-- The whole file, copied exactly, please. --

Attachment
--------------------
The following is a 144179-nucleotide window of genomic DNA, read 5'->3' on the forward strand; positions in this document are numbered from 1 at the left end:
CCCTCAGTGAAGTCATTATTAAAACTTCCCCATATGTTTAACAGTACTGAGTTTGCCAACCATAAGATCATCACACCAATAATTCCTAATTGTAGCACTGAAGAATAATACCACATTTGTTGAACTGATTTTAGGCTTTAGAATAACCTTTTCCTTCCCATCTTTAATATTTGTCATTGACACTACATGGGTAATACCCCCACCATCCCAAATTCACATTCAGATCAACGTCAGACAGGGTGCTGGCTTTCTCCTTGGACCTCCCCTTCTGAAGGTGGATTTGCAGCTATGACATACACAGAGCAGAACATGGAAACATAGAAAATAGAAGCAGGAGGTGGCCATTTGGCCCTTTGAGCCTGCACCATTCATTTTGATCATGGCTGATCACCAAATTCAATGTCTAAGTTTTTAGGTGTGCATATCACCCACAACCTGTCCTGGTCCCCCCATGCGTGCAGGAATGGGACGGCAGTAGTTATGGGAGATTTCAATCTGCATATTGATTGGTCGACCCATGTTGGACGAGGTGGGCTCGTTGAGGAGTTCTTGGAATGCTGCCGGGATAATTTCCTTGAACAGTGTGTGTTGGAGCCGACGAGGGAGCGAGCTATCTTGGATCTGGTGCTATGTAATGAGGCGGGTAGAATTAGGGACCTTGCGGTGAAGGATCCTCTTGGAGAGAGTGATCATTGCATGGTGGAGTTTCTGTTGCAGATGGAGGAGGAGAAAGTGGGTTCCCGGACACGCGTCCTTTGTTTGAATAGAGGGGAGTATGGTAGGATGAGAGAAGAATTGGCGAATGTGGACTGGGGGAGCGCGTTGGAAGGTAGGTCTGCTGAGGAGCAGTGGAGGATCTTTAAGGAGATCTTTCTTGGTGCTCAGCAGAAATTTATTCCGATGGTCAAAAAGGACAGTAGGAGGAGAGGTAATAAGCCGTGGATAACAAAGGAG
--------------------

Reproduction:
The following is a 144179-nucleotide window of genomic DNA, read 5'->3' on the forward strand; positions in this document are numbered from 1 at the left end:
CCCTCAGTGAAGTCATTATTAAAACTTCCCCATATGTTTAACAGTACTGAGTTTGCCAACCATAAGATCATCACACCAATAATTCCTAATTGTAGCACTGAAGAATAATACCACATTTGTTGAACTGATTTTAGGCTTTAGAATAACCTTTTCCTTCCCATCTTTAATATTTGTCATTGACACTACATGGGTAATACCCCCACCATCCCAAATTCACATTCAGATCAACGTCAGACAGGGTGCTGGCTTTCTCCTTGGACCTCCCCTTCTGAAGGTGGATTTGCAGCTATGACATACACAGAGCAGAACATGGAAACATAGAAAATAGAAGCAGGAGGTGGCCATTTGGCCCTTTGAGCCTGCACCATTCATTTTGATCATGGCTGATCACCAAATTCAATGTCTAAGTTTTTAGGTGTGCATATCACCCACAACCTGTCCTGGTCCCCCCATGCGTGCAGGAATGGGACGGCAGTAGTTATGGGAGATTTCAATCTGCATATTGATTGGTCGACCCATGTTGGACGAGGTGGGCTCGTTGAGGAGTTCTTGGAATGCTGCCGGGATAATTTCCTTGAACAGTGTGTGTTGGAGCCGACGAGGGAGCGAGCTATCTTGGATCTGGTGCTATGTAATGAGGCGGGTAGAATTAGGGACCTTGCGGTGAAGGATCCTCTTGGAGAGAGTGATCATTGCATGGTGGAGTTTCTGTTGCAGATGGAGGAGGAGAAAGTGGGTTCCCGGACACGCGTCCTTTGTTTGAATAGAGGGGAGTATGGTAGGATGAGAGAAGAATTGGCGAATGTGGACTGGGGGAGCGCGTTGGAAGGTAGGTCTGCTGAGGAGCAGTGGAGGATCTTTAAGGAGATCTTTCTTGGTGCTCAGCAGAAATTTATTCCGATGGTCAAAAAGGACAGTAGGAGGAGAGGTAATAAGCCGTGGATAACAAAGGAG